Since my past seems far more interesting than my present (for the time being, anyway) here’s another journal entry. This time, a holiday adventure in Phoenix, Arizona, to visit an old flame.
September 7, 1992
Cathy picked me up at Sky Harbor three days ago. She had to fire another nanny. This one was even crazier than the last one. This one dyed Amy’s hair blond. [Note: Amy was Cathy’s five-year old daughter. Her father was Mexican. She had a dark complexion and jet-black hair. A beautiful child.] It turns out the nanny’s daughter died a decade ago when she was just five. She had—you guessed it—blond hair. Cathy was pretty rattled. She probably dodged a kidnapping by a few days. Amy looks bizarre.
We went to the dog races with three of Cathy’s friends; Jeff and Brian, who I think are gay, [Note: Were they ever!] and Barkley. Beforehand, Cathy told me that Barkley was [theater director] Peter Sellars’ father and I didn’t believe her, but he looks just like him so it must be true. It was 50¢ night at the track. The parking, admission, hot dogs and tacos were all 50¢. Do you know how many tacos you can slam at 50¢ a pop? Quite a few. Jeff has a deep knowledge of dog racing (due to his gambling addiction), so I followed his lead in betting. We lost every race. He ran out of money and asked me, someone he barely knows, for $2 to bet the last race. Pathetic.
Dog racing is a tragic comedy. There’s a TV monitor in the clubhouse so you can watch the dogs being loaded into the starting gate. It ain’t pretty. They’re shoved into tiny, dark boxes by Mexican kids. The handlers grab them by the collar and rear ends and throw them in. It looks like an uncooperative cannonball being coaxed into the mouth of a cannon. A metal door slams shut behind them.
I always thought the dogs chased a stuffed bunny but Jeff said the Humane Society put an end to that so now they chase a bone with white streamers. It travels on a rail that circles the track. The race starts and the dogs shoot out of the starting box like the devil’s twisting their tails. They look gaunt and emaciated, but they are fast, fast, fast. They chase after it like they’re crazed or starving. They sprint at top speed. Then the bone suddenly takes a sharp left around the first turn and that’s when all hell breaks loose.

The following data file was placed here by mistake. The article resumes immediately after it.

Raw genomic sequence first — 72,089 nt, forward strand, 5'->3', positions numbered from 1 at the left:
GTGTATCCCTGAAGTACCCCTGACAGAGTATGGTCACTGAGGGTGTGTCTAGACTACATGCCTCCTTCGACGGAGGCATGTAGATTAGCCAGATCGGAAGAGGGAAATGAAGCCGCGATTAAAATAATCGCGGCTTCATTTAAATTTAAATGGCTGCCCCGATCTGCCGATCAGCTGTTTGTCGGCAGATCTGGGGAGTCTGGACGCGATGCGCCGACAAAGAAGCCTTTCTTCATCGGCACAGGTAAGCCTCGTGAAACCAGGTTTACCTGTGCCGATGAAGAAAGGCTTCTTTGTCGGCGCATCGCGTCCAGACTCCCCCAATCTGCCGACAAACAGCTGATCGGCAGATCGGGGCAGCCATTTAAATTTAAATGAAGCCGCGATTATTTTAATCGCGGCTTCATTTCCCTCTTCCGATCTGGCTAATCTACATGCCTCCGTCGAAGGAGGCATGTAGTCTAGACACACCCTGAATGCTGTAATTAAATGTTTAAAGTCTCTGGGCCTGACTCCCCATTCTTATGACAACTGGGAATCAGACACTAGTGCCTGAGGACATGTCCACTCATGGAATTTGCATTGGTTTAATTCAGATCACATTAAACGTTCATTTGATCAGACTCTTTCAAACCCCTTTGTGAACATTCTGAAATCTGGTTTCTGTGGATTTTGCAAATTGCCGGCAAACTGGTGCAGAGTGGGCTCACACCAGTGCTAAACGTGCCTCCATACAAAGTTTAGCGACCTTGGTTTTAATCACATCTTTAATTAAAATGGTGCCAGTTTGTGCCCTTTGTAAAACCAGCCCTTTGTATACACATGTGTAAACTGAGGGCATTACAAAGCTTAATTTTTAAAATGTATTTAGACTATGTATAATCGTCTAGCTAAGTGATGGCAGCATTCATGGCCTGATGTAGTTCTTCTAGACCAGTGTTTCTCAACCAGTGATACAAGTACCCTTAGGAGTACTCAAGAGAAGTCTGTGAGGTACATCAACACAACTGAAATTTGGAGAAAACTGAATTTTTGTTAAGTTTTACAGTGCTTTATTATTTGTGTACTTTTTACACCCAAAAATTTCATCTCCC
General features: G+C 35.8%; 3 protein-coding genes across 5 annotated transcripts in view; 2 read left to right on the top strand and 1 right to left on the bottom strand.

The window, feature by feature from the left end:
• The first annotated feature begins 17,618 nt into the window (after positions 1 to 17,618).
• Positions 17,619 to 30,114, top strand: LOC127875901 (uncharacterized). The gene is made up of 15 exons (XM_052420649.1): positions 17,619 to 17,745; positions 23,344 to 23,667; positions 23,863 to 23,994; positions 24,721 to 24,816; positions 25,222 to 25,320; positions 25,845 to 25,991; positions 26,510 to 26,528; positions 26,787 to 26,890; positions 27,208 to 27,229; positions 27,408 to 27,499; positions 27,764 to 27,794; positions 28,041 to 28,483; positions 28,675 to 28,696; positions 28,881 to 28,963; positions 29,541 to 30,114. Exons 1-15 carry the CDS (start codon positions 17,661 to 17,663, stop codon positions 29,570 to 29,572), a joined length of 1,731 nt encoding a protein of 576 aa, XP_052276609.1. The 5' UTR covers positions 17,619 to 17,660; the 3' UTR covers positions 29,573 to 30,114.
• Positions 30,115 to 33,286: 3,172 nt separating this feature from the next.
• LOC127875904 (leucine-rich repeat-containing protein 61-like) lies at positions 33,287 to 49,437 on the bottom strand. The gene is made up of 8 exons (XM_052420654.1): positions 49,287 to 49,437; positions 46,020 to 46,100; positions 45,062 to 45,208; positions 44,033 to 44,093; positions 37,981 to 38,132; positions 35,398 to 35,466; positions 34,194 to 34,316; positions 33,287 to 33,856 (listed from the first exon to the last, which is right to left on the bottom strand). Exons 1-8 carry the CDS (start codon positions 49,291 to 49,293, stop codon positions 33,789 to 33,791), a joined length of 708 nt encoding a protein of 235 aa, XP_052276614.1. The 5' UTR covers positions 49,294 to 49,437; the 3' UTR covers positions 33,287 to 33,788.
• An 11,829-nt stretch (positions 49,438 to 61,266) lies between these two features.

The track is loose dirt and you’d think that’d provide enough traction, but in every race a few dogs lost their footing on that first turn. Greyhounds run about 40-45 miles per hour (I looked it up) and when they fall, it looks like a giant ball of dirt rolling at a high rate of speed with legs and a tail sticking out of it. Like a Warner Brothers cartoon. In a few spills, the dogs became projectiles and took out a few other dogs with them. It’s a canine freeway crack-up. It’s so sad and so funny. The crowd would let out a collective “ooooohhhh.” I think they liked it the same way a NASCAR crowd likes a car crash or a hockey crowd a good fistfight. The spills are so violent that you’d think the dogs would be all busted-up with broken bones and a fucked-up sense of direction but they’re troopers. They pick themselves right up and take off after that damn bone.
The race ends and the bone is suspended just above their reach. They yelp and leap wildly trying to get at it and their trainers run out onto the track and harness their dog. I watched every race from the rail because I didn’t want to miss any good crack-ups. Plus, the clubhouse was like a fucking gas chamber with all the cigar and cigarette smoke. By the end of the evening I think there was a film of smoke on my eyeballs because they were burning. What’d I expect?
I thought this was an interesting juxtaposition. The olde world streetlamp. The Empire State distorted in the background reflection.
I saw this after the fact.
I’m not sure how I feel. This place is a target, there’s no doubt about that, but I don’t like being watched.